The results also demonstrated that the BaG-containing group had the highest number of occluded tubules, especially after the acid challenge. This can be attributed to the mechanism by which these BaGs act. According to Burwell et al., NovaMin present within the BaGs binds to the exposed dentinal surface and reacts with it to form a mineralized layer. The layer formed is not only mechanically strong but also resistant to acid attack. Further, the continuous release of calcium over time has been shown to maintain the protective effects on dentin and maintain occlusion of the dentin tubules.[14],[15] The result obtained in our study is in agreement with otherin vitro studies.[16],[17] Another study concluded that when NovaMin particles come into contact with saliva, an immediate release of sodium ions occurs, which increases the local environmental pH.[16] This combination of sodium ion release and pH rise facilitates the rapid precipitation of a calcium phosphate HCA layer, following the subsequent release of calcium and phosphate ions.[7] Furthermore, the CSPS particles can act as reservoirs to release calcium and phosphate ions continuously into the local environment.[17]

Earlierin vitro studies have also demonstrated that NovaMin was quick in occluding dentinal tubules and forming a protective layer on the dentinal surface.[18],[19] Mony et al.,[20] in their comparative study, observed that there was better deposition of material over decalcified enamel by NovaMin than with fluoride. This finding can be further substantiated by variousin vivo studies that have demonstrated better tubule occlusion over a prolonged period with BaGs (NovaMin).[21],[22],[23],[24] Based on a randomized controlled trial carried out by Neuhaus et al., it was observed that a single application of both fluoridated and nonfluoridated prophylaxis pastes containing 15% CSPS (NovaMin) provided a significant reduction of DH immediately after a single application that lasted up to 28 days.[25]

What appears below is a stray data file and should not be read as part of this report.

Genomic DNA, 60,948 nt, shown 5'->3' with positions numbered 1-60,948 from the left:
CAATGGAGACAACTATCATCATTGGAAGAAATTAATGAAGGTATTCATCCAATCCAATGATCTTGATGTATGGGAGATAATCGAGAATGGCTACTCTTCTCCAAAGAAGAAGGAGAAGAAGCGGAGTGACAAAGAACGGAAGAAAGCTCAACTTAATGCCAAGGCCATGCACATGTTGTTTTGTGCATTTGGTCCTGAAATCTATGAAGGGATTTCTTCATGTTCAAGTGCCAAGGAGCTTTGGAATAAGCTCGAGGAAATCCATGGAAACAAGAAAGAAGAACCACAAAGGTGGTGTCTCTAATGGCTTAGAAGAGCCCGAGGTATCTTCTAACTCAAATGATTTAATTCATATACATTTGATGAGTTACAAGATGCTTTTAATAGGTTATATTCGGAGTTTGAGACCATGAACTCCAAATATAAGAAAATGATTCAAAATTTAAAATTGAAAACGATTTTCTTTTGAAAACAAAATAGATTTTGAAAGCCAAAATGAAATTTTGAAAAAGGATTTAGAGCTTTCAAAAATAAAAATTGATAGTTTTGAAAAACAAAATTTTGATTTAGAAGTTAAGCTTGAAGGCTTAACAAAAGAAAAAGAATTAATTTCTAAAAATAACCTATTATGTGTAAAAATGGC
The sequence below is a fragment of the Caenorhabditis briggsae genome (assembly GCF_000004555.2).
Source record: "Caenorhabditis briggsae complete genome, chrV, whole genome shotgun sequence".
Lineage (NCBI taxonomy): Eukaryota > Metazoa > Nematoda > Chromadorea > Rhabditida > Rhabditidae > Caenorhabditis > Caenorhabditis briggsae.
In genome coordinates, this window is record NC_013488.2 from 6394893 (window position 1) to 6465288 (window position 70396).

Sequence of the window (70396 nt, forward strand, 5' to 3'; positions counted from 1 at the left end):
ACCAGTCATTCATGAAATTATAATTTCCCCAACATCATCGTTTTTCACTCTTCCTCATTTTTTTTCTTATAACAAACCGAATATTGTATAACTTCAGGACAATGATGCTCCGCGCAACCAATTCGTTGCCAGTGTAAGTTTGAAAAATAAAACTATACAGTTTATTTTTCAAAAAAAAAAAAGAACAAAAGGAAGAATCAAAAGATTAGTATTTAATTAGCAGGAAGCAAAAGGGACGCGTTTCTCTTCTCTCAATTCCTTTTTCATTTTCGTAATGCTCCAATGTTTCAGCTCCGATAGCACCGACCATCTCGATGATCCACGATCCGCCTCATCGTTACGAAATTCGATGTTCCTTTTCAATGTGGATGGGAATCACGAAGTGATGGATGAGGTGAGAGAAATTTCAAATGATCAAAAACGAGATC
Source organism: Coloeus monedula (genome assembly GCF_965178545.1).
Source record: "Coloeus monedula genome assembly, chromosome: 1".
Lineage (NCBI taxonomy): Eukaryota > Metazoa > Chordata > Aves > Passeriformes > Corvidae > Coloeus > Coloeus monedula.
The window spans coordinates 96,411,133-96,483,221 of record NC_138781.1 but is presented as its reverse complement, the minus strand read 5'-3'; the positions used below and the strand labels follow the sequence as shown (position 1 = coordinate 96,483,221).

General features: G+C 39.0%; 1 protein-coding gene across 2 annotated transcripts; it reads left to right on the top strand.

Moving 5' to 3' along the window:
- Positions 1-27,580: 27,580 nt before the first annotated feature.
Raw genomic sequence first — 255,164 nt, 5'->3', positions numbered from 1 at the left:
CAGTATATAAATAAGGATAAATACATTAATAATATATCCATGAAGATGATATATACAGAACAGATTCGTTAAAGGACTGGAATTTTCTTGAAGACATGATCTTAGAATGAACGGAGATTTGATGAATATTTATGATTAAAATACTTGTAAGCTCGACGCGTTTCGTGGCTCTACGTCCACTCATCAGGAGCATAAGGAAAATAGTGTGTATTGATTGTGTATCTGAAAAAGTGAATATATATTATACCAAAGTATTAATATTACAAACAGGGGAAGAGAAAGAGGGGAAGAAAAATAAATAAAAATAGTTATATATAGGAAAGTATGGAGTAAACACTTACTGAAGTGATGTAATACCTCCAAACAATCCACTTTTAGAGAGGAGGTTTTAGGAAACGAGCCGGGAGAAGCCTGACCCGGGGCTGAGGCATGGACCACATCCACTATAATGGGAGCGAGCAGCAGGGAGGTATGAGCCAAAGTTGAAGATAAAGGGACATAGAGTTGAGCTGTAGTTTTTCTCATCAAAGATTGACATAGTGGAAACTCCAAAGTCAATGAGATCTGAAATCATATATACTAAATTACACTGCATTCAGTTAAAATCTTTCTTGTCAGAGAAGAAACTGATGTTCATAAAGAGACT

Group III (ACC) exhibited significantly poor tubule occlusion when compared with both the BaG-containing groups. This was consistent with the findings obtained by West et al.; except in their study, the test agents were applied with the help of electric toothbrushes.[26] According to Kleinberg, when arginine and calcium carbonate act together, they form a positively charged complex that enables it to bind to the dentin surface which is negatively charged. Furthermore, the alkaline pH aids in tubule occlusion by enabling the deposition of calcium and phosphate from the saliva and dentinal fluid, thereby enhancing the tubular occlusion.[27] However, the results obtained in this study are similar to anin vivo study by Rao et al.[28] and anin vitro study by Bakri et al.,[12] where it was demonstrated that NovaMin-containing desensitizing paste provided better relief than ACC-containing paste.

The results have demonstrated that the degree of tubule occlusion seen with fluoridated BaG was comparable with the BaG group, and both the BaG-containing agents demonstrated resistance to a citric acid challenge and showed better tubule occlusion compared to ACC-containing agent. This result, when compared with other experimental studies by Parkinson and Wilson,[29] Shah et al.,[30] and Sauro et al.,[31] showed similar findings. As observed, Group III (ACC) demonstrated satisfactory tubule occlusion, but poor resistance to citric acid challenge, similar to other experimental studies by Davies et al, Rajguru et al[32],[33] and Parkinson and Wilson[29] thereby suggesting that occlusion by arginine based dentifrices is not stable following prolonged acid challenge and is more susceptible to dissolution by acids.

Thus, the results obtained reveal that the degree of tubule occlusion seen with fluoridated BaG was comparable with the BaG group. However, both the BaG-containing agents demonstrated resistance to a citric acid challenge and showed better tubule occlusion compared to ACC-containing agent.

Inability to precisely mimic the intraoral environment, the potential action of saliva, and its buffering ability in the presence of acidic environment could not be evaluated in our study and can be considered as a limitation of this study.


Within the limitations of this study, it can be concluded that fluoridated and nonfluoridated BaG-containing toothpaste showed a significant degree of dentinal tubule occlusion and can be recommended as desensitizing agents in cases of hypersensitivity. BaGs demonstrated better resistance to acid attack; hence, their use in the treatment of noncarious or erosive lesions is recommended.

Financial support and sponsorship


Conflicts of interest

The authors of this manuscript declare that they have no conflicts of interest, real or perceived, financial or non-financial in this article.